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ChrisN
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The Harsh Cry of the Heron by Lian Hearn. The third in the Tales of the Otori series. Love them!

Isn't that the fourth (a new one that came out at the end of last year)? I read the previous three, and despite the slightly cop-out ending of the third, enjoyed them immensely.

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Has anyone read 'The Dice Man' by Luke Rhinehart? My friend raves on about it so I grabbed a copy from Fopp. They sell loads of good books there for cheap! I grabbed a copy and I think that will be the next book if I ever finish this one!

Yes. I didn't much like it. The first half was okay but it dragged on a bit and got less interesting.

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Just started reading Stephen Hunter's Point of Impact. Had it for ages and never touched it but the other day I saw a poster for Mark Wahlberg new film Shooter and I watched the trailer on Apple. The character is roughly the same as the book (Bob Lee Swagger) but I think thats about all they have in common. It's a good book if your into Tom Clancy style CIA spook shit....it's total gun pr0n when it comes to sniper warfare.

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These three from the Penguin "Great Ideas" series just arrived - they're slim volumes (120-ish pages each) and the design on all three is just beautiful ;)

I had one of those great finds where I saw some of these in a discount bookshop just after they came out for £1.50 each, what was annoying is I had hardly any cash on me so only managed to get a few of them (including that William Hazlitt one). I haven't actually read any of them yet though, shamefully.

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Hey there.

At the moment I'm reading:

Passport to the Supernatural

The Science of Fairy Tales

The Amber Spyglass

Scott Smith's The Ruins

Philip Roth's The Plot against America

Despin out.

The Plot is great. I often struggle to read fiction nowadays (political/social/media non-fiction generally) but I loved that book.

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Just re-posting my earlier comment; the spoiler tag didn't work properly, and I'd like to see what others think.

Just finished reading the "His Dark Materials" trilogy this week.

I actually now regret how emotionally involved with the characters I got, especially in the second half of the last book - and of course, in the heart-wrenching ending. I think Pullman went overboard trying to get readers to understand exactly what getting a daemon ripped out of your soul is like with the last few pages.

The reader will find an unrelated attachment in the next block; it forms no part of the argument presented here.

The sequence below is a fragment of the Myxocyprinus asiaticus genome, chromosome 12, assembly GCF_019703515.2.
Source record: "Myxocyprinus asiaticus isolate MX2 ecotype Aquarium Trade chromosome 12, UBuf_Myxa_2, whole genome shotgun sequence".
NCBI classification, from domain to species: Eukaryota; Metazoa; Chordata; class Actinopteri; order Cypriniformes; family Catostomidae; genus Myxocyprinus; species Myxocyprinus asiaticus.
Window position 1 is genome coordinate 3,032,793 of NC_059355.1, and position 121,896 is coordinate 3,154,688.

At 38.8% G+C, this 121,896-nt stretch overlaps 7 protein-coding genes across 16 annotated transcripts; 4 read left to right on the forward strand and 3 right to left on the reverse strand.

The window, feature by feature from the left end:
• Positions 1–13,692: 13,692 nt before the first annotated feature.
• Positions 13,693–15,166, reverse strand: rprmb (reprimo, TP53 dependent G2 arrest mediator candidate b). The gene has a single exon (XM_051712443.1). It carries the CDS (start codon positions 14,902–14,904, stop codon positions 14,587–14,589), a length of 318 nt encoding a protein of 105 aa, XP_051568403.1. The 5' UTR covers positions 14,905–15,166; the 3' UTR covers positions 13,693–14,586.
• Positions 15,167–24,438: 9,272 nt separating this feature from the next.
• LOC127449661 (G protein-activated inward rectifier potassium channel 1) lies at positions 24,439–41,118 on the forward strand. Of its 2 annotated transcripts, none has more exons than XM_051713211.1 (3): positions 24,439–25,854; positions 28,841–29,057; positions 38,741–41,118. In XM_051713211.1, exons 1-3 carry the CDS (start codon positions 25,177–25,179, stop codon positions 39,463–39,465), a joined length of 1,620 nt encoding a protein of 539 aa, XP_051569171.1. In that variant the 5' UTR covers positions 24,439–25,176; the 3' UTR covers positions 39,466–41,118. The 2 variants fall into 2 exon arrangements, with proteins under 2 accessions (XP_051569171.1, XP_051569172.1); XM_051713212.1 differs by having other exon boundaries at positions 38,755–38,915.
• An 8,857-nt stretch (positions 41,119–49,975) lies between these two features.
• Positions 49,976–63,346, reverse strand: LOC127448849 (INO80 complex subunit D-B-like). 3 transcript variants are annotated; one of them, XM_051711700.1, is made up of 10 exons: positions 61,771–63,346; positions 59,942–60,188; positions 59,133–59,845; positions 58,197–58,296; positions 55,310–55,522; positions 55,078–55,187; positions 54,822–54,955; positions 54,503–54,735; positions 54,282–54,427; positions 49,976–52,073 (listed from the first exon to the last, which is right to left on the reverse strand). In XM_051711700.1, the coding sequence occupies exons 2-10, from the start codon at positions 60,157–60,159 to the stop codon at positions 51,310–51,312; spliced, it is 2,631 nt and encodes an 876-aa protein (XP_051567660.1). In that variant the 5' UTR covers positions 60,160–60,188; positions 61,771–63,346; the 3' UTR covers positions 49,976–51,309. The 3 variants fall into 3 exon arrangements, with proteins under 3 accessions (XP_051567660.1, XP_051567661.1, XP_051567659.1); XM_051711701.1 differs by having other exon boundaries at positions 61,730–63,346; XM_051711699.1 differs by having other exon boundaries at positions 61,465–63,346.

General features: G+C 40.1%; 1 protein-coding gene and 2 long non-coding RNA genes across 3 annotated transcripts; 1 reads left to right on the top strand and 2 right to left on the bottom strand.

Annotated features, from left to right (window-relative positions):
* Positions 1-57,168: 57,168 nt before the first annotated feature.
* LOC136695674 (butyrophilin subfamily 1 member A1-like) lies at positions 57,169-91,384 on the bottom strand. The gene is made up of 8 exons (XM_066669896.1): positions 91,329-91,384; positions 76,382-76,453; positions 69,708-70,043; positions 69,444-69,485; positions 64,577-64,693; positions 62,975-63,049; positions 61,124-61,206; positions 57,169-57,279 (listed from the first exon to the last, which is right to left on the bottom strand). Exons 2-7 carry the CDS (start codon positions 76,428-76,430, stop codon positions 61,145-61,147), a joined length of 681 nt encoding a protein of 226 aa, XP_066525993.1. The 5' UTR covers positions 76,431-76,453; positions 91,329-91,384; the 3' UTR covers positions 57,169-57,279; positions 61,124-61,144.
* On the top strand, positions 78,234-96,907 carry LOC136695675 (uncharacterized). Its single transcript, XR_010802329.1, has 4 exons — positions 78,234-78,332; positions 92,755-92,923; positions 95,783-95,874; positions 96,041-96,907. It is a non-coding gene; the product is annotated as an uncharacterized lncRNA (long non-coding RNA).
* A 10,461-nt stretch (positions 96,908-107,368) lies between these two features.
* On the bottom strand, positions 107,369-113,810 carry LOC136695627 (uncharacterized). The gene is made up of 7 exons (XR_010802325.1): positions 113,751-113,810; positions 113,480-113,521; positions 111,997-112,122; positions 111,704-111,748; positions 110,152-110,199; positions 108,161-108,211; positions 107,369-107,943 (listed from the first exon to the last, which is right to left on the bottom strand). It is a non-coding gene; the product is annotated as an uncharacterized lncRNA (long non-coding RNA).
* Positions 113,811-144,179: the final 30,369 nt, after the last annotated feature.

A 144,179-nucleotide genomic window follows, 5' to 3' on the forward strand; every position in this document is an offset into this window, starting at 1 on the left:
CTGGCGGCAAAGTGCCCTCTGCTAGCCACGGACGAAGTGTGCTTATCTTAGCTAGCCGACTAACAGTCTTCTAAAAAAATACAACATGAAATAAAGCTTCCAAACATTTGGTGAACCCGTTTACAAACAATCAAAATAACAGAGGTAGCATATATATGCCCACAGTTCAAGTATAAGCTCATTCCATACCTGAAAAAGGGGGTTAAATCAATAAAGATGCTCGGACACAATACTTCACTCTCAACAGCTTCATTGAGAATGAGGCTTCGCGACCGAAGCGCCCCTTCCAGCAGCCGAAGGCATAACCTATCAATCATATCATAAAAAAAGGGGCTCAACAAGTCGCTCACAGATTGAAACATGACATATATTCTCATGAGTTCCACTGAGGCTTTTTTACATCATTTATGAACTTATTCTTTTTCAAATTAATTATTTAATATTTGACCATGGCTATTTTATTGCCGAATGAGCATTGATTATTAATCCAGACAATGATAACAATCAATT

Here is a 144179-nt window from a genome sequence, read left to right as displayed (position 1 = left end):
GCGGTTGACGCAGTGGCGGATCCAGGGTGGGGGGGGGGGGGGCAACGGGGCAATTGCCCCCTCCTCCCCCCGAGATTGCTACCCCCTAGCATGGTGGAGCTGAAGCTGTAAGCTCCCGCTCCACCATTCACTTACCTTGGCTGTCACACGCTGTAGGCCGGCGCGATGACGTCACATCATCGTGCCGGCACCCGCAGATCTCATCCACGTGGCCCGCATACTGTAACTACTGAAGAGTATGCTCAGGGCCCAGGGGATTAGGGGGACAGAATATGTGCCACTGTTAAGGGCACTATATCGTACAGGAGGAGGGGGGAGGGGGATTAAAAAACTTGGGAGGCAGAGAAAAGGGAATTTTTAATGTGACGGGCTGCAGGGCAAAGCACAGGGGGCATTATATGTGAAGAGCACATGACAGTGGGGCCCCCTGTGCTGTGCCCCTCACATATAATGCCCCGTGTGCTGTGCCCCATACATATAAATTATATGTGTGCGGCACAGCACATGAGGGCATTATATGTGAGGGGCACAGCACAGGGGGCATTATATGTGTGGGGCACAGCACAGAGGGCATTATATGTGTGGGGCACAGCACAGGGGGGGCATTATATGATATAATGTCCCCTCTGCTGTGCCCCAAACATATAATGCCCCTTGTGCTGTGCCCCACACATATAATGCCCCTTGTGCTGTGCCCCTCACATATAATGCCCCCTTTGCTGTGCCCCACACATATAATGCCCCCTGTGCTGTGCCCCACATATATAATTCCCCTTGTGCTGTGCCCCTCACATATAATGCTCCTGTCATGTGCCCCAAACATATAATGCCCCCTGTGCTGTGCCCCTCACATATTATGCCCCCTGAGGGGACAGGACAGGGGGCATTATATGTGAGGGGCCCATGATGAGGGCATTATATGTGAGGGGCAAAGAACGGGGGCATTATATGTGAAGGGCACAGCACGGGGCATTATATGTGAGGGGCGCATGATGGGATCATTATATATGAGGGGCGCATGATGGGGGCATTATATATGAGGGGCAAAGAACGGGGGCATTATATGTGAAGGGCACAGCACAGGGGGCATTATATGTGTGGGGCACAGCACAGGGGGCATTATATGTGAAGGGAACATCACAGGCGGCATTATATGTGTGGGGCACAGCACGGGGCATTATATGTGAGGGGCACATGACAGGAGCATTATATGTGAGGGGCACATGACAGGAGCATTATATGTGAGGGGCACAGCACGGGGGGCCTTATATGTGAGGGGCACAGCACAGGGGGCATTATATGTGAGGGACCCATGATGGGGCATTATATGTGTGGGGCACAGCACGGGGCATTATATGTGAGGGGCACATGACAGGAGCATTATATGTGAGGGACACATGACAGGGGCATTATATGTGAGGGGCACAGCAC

As for what happens next, Pullman seemed to wrap up the story very well - the only real loose end he left is when Xaphania explains to Will that humans could travel between worlds in a similar manner to how angels do - this combined with the botanical gardens thing makes a future re-union more plausible. With everything else cleaned up so nicely it seemed a little incongruous. I can't decide if it is genuinely in there to imply possible future events, or if it has just been left in as a life-line to those that find the end of the book too depressing.

Of course, there isn't enough info in the book to substantiate the dispersion of the ghosts into Dust at the end of their existence - and that affects this too. Will and Lyra may have a deeper understanding of it than the reader is privvy to, and might see little reason in pursuing a way to see each other during this stage of existence, seeing as though they will be re-united in the next.

I guess this is all speculation. Apparently he's never again going to write anything containing the two of them together. I haven't read Lyra's Oxford, but I'm presuming there isn't even a mention of Will in it.

I'm pretty torn about whether or not I want more. The ending, though emotionally draining, is heroic - they choose the fate of all others over their love, despite how pure and true it is supposed to be. They also choose the wise decision, to stay apart rather than grow sick and die within 10 years. A romantic ending could have felt kitsch and I guess that could be part of the reason Pullman avoided it.

Despite all that, I still found it depressing.

One of the things it has done though; this is my first time in a while reading fiction this good, from a literary perspective. It's made me realise how so much fiction is drivel.

Onto the Earthsea Quartet next.

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I was reading Never Let Me Go by Kazuo Ishiguro but I had to let it go because it was boring me to tears. Beautifully written though.

That's a shame. It was one of the most moving and thought provoking books I read last year.

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I just finished reading that book, "caught in the light"

Now I'm reading Yan martell (or something), A book about a guy called Pi travelling with some tigers or something. I'm not very far, and so far, he's been chatting about zoo keepers.

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I just finished reading that book, "caught in the light"

Now I'm reading Yan martell (or something), A book about a guy called Pi travelling with some tigers or something. I'm not very far, and so far, he's been chatting about zoo keepers.

I've got that in the house. Never got round to reading it. Looking forward to hearing what you think of it.

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I've got that in the house. Never got round to reading it. Looking forward to hearing what you think of it.